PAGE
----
Both the Senate’s Better Care Reconciliation Act of 2017 (BCRA) and the House’s American Health Care Act (AHCA) go beyond repeal and replacement of the Affordable Care Act (ACA) to make fundamental changes to Medicaid by setting a limit on federal funding through a per capita cap or block grant. The BCRA also includes additional changes that would further reduce federal spending for states with high per enrollee spending, limit state financing mechanisms, allow states to impose work requirements, and make other eligibility changes. Across the board, these changes would have significant implications for the 74 million people covered by the Medicaid program and for states that jointly finance and administer the program. This brief explains the five most significant Medicaid changes in the BCRA as well as additional Medicaid changes that could have major implications for states, providers, and beneficiaries.
This data note reviews the Medicaid estimates included in the American Health Care Act prepared by the Congressional Budget Office (CBO) and staff at the Joint Committee on Taxation (JCT).
On the seventh anniversary of the passing of the Affordable Care Act, this Data Note highlights five of the most common misconceptions surrounding the 2010 health care law.
The proposed American Health Care Act (AHCA) includes a state option to make Medicaid eligibility for nondisabled, nonelderly, non-pregnant adults conditional upon satisfaction of a work requirement. Although the Centers for Medicare and Medicaid Services denied all state Section 1115 waiver requests to institute such work requirements under the Obama…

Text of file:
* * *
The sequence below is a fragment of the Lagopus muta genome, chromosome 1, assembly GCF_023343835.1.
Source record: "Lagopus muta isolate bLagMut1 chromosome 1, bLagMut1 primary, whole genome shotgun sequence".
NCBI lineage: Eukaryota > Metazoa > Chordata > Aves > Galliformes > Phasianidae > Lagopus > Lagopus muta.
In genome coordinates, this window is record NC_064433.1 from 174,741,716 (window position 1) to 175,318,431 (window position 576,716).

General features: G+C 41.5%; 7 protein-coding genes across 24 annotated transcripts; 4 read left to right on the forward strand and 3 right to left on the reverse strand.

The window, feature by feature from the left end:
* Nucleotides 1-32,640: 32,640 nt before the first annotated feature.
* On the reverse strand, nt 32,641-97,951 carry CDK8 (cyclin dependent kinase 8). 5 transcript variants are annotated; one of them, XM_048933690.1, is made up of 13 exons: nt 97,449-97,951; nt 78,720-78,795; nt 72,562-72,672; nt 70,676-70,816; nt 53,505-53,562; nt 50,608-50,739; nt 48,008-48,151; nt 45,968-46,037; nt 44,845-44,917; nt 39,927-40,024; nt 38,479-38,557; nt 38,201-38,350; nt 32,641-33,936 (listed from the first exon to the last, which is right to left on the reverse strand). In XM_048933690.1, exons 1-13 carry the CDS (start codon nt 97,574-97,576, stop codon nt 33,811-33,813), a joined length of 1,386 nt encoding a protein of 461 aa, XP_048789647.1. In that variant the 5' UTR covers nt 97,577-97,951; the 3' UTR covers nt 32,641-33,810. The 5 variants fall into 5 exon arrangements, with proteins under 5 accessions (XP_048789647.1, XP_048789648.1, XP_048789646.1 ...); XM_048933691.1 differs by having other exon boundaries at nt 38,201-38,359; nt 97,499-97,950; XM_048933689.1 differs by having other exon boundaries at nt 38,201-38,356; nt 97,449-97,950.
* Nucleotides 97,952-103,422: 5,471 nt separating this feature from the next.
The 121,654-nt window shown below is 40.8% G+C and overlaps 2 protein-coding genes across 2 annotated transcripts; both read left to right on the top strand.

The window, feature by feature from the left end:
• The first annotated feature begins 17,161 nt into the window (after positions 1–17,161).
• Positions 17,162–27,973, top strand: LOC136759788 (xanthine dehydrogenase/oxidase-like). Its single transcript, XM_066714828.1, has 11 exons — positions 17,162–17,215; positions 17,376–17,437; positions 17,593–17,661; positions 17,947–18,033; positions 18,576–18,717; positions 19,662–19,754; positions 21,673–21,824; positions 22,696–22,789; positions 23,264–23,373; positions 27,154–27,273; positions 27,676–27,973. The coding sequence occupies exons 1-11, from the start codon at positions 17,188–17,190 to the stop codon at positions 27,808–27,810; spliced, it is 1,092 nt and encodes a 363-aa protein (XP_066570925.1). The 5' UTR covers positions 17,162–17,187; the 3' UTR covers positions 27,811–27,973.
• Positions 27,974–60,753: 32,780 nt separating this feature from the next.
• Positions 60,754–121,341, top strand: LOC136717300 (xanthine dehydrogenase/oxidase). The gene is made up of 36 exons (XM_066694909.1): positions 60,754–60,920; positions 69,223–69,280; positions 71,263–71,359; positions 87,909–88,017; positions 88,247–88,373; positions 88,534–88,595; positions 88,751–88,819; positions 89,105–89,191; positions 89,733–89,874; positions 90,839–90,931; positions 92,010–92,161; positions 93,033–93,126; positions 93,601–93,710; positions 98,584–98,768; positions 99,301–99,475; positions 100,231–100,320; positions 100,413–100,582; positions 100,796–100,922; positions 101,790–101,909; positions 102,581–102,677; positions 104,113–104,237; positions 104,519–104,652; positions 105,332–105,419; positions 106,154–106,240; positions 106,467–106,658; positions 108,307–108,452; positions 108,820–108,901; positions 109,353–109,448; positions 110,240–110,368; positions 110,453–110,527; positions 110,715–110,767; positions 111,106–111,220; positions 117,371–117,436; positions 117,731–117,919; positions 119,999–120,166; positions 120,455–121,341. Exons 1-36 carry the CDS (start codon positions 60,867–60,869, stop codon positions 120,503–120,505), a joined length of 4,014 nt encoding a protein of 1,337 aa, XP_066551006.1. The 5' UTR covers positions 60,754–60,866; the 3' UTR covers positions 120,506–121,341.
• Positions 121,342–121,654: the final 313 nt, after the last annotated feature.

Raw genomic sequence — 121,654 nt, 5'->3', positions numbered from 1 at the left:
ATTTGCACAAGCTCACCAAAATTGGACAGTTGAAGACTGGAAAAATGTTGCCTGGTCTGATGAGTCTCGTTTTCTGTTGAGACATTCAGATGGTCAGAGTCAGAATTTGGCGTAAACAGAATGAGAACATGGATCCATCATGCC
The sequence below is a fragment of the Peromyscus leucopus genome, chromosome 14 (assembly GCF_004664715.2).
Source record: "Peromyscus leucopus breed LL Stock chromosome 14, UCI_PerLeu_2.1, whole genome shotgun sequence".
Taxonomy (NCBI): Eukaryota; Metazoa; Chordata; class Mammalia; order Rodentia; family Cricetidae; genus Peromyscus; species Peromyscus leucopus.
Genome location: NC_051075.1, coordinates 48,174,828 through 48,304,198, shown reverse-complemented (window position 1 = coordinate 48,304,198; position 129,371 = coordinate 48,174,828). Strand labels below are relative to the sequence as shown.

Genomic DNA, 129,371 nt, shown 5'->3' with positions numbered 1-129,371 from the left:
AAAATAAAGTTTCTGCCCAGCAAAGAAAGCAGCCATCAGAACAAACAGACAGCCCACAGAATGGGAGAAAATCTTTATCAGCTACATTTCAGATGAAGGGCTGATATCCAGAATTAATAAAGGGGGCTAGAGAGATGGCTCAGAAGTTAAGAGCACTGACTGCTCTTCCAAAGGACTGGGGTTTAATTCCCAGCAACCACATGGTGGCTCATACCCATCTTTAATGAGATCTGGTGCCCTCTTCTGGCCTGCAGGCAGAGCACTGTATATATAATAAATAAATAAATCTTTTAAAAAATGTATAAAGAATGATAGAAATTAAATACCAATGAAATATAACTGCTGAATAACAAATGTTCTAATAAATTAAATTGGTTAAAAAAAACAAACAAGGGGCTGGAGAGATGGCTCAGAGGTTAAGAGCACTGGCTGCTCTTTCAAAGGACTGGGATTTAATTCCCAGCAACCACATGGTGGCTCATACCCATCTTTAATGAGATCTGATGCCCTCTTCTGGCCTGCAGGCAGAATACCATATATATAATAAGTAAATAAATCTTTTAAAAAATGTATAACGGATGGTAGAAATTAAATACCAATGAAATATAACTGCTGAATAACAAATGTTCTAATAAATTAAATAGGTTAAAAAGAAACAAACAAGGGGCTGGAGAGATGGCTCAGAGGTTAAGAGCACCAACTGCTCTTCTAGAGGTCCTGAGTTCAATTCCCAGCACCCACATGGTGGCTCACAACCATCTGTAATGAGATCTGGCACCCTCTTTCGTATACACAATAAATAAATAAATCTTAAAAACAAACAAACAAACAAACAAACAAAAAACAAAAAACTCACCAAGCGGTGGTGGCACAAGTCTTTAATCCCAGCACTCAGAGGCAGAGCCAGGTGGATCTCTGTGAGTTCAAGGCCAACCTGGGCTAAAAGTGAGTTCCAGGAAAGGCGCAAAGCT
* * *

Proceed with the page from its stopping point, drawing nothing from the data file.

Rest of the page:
As Republicans in Congress continue efforts to pass tax reform, the November Kaiser Health Tracking Poll examines views of the plans and how they relate to health care issues. Overall, reforming the tax code is seen as a “top priority” for President Trump and Congress by about three in ten (28 percent), falling well-behind several health care issues such as reauthorizing funding for the State Children’s Health Insurance Program (CHIP) (62 percent) and stabilizing the ACA marketplaces (48 percent). In addition, the majority of the public (55 percent) support the idea of eliminating the requirement for all Americans to have health insurance or else pay a fine as part of the Republican tax plan, however views vary party. In contrast, the majority of the public (68 percent), including majorities across parties, oppose eliminating the tax deduction for individuals who have high health care costs. The poll also takes an early look at the public’s views of the potential consequence of Congress not passing tax reform or repealing the ACA before the 2018 midterms.
In a Washington Post op-ed, “The Trump administration’s hidden attacks on the Affordable Care Act,” Larry Levitt discusses the latest proposed regulations by the Trump administration to expand association health plans: changes that could wound the ACA insurance marketplace, but are unlikely to make it collapse.